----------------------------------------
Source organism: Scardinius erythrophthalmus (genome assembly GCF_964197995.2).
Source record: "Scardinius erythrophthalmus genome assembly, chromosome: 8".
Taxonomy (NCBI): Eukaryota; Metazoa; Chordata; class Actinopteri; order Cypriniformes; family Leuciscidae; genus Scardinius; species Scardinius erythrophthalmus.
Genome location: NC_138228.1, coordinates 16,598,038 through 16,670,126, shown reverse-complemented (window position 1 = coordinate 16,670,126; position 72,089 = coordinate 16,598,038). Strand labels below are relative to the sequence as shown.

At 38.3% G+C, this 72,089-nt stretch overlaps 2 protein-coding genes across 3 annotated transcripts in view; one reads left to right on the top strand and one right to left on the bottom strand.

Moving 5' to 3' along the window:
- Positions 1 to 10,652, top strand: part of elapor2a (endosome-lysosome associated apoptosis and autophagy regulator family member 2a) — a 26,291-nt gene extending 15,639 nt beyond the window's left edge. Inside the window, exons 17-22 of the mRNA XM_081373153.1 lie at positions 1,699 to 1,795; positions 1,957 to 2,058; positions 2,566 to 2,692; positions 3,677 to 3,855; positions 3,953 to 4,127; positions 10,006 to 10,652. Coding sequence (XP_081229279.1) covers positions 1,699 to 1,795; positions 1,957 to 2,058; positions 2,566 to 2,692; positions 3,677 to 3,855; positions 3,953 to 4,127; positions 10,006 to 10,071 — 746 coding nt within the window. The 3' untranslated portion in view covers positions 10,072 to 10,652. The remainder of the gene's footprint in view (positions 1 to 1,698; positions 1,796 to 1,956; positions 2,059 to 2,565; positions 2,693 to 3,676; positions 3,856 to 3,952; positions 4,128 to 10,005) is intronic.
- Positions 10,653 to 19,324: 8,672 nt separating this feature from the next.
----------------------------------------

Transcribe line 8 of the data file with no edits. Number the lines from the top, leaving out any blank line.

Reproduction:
- Positions 10,653 to 19,324: 8,672 nt separating this feature from the next.